With natural gas reserves of 284 trillion cubic feet (and with estimates rising), the country would
have little trouble producing the gas, presuming that the oil and gas industry can answer growing
environmental concerns surrounding their hydraulic fracturing practices.

The government would also need to provide billions of dollars of incentives for truck companies
to convert their trucks and for filling stations to install the fueling equipment.

A conversion may be beginning. United Parcel Service recently announced that it would add 48
trucks fueled on liquid natural gas to its fleet and would add more once the fueling infrastructure
was in place. It took $5.5 million in government grants for the project, and more research is
needed to develop pump technology and onboard storage tanks to prevent methane escapes.

Then, of course, there is the ''drill baby drill'' approach -- not the best, many environmentalists
would argue, to protect the environment and reduce climate change but one that is already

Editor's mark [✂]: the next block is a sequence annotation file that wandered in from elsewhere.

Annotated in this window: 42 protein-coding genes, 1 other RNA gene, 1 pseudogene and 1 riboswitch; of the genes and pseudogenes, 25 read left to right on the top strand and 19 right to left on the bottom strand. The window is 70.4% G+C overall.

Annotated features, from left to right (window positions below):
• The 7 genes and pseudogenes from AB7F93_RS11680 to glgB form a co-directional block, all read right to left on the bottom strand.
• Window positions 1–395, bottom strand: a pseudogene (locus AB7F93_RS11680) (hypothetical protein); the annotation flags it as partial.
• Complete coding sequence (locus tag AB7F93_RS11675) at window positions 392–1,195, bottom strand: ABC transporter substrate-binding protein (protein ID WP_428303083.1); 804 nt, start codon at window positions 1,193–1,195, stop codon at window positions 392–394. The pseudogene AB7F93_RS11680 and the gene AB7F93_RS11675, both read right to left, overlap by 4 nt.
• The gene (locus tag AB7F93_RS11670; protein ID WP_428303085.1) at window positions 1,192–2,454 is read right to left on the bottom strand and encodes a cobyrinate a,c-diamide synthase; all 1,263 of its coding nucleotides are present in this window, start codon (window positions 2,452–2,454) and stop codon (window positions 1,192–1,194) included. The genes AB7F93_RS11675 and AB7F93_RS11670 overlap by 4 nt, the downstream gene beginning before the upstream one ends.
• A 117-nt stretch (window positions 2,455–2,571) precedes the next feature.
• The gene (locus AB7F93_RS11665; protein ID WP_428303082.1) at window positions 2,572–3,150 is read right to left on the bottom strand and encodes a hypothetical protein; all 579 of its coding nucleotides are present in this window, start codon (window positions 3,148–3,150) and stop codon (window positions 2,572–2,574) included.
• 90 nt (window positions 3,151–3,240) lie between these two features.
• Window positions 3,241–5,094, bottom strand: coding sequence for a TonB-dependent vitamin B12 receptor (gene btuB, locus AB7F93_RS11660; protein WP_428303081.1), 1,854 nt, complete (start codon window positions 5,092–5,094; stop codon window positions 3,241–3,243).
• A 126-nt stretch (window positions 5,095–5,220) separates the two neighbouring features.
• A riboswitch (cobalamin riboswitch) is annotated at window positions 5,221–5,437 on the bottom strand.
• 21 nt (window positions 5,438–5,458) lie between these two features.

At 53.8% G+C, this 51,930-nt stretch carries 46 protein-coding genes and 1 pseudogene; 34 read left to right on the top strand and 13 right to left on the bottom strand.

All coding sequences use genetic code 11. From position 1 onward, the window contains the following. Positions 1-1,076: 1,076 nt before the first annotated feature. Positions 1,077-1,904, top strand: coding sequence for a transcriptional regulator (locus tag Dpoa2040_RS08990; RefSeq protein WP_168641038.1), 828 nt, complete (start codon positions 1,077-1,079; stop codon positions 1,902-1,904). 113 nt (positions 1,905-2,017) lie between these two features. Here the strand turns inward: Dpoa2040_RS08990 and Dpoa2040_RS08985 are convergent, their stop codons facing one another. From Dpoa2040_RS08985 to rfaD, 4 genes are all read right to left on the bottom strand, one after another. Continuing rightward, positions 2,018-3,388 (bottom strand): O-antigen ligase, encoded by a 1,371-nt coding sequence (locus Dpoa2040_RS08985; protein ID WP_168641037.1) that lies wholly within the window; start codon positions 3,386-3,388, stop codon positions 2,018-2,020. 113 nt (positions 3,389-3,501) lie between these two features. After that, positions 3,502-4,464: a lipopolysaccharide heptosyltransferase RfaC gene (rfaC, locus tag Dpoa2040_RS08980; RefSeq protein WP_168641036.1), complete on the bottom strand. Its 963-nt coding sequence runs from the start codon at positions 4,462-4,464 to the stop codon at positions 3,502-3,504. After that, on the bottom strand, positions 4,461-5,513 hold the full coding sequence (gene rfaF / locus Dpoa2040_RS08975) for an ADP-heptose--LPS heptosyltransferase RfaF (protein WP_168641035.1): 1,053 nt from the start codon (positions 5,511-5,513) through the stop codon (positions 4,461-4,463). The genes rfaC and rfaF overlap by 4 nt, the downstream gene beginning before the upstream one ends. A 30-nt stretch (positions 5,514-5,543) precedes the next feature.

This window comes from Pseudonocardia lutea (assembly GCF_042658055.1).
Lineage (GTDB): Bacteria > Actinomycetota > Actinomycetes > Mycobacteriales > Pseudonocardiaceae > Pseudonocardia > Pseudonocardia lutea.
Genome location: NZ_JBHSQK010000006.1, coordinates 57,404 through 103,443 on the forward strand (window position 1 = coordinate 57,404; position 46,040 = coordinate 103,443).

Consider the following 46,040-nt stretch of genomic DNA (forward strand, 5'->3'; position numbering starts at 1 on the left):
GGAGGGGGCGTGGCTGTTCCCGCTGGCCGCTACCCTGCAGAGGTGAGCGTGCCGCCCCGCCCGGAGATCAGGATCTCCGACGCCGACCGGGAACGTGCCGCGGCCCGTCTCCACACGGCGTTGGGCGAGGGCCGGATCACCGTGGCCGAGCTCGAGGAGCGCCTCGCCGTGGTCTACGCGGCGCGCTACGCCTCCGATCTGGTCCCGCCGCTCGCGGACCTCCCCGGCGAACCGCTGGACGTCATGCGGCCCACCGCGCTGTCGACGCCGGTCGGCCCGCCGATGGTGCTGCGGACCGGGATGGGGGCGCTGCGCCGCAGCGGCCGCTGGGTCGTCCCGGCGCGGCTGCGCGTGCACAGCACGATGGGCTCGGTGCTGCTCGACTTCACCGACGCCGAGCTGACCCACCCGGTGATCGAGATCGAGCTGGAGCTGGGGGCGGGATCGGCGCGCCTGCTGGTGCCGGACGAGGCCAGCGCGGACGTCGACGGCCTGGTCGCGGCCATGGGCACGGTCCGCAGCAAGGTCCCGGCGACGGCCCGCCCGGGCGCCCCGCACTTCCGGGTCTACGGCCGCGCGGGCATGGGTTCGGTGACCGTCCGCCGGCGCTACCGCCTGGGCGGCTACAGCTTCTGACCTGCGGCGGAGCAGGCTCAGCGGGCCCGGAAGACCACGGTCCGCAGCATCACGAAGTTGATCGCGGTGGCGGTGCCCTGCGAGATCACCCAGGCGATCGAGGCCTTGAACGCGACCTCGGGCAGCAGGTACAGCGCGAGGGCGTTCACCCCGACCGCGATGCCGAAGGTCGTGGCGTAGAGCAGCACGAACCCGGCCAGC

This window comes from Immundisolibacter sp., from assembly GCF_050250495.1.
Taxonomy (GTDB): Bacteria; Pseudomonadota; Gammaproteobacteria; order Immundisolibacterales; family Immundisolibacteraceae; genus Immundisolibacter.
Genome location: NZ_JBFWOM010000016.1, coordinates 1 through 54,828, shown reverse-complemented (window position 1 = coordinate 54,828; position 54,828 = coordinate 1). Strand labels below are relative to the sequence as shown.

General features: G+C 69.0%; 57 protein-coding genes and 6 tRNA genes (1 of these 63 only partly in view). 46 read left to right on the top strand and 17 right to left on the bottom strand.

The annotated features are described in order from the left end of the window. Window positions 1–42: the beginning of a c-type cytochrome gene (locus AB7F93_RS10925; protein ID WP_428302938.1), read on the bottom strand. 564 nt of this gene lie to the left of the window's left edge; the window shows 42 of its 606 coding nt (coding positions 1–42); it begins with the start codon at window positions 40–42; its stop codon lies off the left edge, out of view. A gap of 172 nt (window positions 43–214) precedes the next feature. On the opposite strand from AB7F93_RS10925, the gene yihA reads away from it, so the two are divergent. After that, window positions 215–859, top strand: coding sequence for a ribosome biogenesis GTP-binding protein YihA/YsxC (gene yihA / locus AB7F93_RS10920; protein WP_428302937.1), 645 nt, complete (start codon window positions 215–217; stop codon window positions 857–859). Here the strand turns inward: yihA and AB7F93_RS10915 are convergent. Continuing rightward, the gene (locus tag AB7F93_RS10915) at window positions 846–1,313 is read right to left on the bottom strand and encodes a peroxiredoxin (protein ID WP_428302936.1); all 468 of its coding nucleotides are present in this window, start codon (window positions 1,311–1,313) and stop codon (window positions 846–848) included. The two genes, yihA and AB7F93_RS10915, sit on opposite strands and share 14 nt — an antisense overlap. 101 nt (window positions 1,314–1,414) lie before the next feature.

working to decrease imports.

In 2009, the United States produced more oil than the year before for the first since 1985 because
of the combined increase in production from deepwater Gulf of Mexico production and drilling
in a giant shale field in North Dakota.

Domestic production again rose in 2010, by 3 percent, while imports have fallen slowly but
steadily since 2006. Edward Westlake, a Credit Suisse managing director for energy research,
calculates that the United States will be producing an additional 2.4 million barrels of oil and
other liquid fuels by 2016, on top of the 8.6 million barrels a day produced in 2010, even with a
natural decline in existing domestic oil fields.

At the same time he forecasts a small increase in demand for transportation fuels. ''Bottom line,
we're becoming more independent but more work needs to be done,'' he said. The blowout on a
BP well in the Gulf of Mexico last year that left 11 workers dead and spilled millions of barrels
of crude will undoubtedly slow development offshore for at least a few years, and was a setback
to energy independence.

Before the spill, deepwater production in the Gulf had climbed in only a decade from a trickle to
1.2 million barrels a day, and it was expected to climb an additional 400,000 barrels a day by
2012. But the accident will surely slow drilling for several more years at least.

But offshore drilling will not be off the table forever, and oil executives believe many years of
discoveries will be made once approvals start up again. As for the eastern Gulf and Atlantic coast